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Project on Government Oversight




Not Exactly a Vote of Confidence

July 14, 2008 


From POGO's blog:

We are of course relieved that the federal criminal investigation of the Special Inspector General for Iraq Reconstruction (SIGIR) has been closed without any charges being filed against the head of the office, Stuart Bowen, or his deputy, Ginger Cruz.  At a bare minimum, we would hope that Inspectors General would always be above suspicion of having violated federal criminal law.  However, as Dan Friedman points out, there is still ongoing an administrative inquiry by Bowen's peers in the IG community, focusing on various allegations of inappropriate or unethical behavior, including "charges that Bowen wasted resources on a project to complete a book about Iraqi reconstruction."

While not prejudging the results of that inquiry, POGO clings to the belief that IGs must be above reproach and should be held accountable for how they conduct their business.  The public depends on their independence and objective assessment.  In Bowen's case, he has been accused of reckless spending and bad, even destructive management of his staff and office.  Danielle Brian has previously blogged on the Washington Post revelation that Bowen had not only countenanced substantial abuse of overtime rules by his staff members but also apparently committed it himself.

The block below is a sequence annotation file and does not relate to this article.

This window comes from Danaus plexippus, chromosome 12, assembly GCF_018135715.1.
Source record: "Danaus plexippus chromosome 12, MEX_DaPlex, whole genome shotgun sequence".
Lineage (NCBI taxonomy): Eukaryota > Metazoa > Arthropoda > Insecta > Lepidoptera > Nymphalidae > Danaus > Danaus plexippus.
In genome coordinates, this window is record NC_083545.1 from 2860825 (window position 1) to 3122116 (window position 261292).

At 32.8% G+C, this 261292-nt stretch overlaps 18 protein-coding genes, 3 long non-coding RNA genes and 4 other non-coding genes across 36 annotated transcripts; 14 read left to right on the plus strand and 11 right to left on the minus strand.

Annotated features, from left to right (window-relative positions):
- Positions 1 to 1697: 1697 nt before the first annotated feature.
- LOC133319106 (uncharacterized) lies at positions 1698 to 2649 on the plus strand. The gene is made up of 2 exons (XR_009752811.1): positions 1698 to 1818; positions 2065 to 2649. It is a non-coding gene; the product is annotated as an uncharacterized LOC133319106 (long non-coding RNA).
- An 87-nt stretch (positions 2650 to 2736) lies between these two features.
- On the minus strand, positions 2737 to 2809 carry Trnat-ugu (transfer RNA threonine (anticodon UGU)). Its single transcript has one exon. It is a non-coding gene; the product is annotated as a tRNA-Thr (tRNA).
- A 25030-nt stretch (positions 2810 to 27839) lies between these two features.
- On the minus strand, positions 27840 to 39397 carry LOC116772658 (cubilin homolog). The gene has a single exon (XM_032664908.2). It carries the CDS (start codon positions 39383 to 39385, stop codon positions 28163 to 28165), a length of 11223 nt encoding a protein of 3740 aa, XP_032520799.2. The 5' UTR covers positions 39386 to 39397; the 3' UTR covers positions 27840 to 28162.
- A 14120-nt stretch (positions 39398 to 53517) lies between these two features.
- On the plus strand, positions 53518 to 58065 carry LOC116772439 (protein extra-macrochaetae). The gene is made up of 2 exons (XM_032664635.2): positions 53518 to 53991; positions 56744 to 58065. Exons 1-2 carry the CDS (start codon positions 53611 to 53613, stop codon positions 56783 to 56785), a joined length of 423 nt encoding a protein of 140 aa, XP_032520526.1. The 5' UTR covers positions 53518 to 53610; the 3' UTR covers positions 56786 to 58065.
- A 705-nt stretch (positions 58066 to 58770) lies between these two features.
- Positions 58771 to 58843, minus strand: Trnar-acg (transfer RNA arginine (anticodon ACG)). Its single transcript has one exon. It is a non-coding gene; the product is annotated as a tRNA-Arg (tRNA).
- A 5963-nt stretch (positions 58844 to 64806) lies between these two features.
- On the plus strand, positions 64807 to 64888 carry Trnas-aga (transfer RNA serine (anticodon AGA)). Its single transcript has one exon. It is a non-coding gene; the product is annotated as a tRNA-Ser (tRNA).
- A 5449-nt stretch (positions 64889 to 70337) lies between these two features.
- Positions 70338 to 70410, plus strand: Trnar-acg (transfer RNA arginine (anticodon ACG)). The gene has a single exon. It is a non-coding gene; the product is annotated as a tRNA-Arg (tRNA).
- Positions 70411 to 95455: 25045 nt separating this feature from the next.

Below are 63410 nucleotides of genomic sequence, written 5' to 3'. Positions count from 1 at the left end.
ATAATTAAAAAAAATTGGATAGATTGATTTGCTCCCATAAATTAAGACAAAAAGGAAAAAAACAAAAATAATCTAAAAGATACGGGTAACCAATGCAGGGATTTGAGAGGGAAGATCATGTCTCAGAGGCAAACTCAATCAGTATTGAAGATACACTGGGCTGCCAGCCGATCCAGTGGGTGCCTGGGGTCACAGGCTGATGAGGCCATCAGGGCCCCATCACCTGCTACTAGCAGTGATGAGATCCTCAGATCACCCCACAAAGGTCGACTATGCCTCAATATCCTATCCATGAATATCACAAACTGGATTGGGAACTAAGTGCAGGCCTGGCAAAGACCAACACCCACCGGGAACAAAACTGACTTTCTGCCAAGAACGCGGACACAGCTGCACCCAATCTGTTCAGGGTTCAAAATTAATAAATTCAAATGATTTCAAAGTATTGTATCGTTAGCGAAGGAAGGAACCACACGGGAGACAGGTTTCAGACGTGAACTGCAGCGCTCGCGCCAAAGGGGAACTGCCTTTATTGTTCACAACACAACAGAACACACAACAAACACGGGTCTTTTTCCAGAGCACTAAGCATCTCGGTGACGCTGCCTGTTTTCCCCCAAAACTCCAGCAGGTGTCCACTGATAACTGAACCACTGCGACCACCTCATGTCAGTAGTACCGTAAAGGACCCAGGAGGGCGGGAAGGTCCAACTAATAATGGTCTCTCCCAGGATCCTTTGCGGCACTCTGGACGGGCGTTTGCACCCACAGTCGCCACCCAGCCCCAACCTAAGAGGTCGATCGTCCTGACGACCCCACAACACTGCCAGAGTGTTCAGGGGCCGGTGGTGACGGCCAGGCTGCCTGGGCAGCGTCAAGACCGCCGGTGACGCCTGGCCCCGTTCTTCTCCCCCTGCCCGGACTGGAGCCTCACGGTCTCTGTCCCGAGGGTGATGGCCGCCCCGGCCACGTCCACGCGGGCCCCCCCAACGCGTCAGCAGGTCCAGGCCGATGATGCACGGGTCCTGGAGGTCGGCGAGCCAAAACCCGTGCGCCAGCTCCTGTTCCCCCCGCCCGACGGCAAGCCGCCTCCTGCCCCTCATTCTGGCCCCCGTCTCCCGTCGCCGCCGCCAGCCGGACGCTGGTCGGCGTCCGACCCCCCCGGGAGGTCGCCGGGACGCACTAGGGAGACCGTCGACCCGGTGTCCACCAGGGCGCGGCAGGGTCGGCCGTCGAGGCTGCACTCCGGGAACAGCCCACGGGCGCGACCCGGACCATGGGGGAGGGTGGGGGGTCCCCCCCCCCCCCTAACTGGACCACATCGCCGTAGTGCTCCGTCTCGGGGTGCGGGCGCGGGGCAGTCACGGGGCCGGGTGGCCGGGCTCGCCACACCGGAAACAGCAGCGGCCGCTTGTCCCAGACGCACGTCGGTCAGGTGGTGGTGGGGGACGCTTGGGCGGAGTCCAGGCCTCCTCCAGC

We really hope that the next IG will be held to a higher standard than not having been indicted.

Founded in 1981, the Project On Government Oversight (POGO) is a nonpartisan independent watchdog that champions good government reforms. POGO's investigations into corruption, misconduct, and conflicts of interest achieve a more effective, accountable, open, and ethical federal government.

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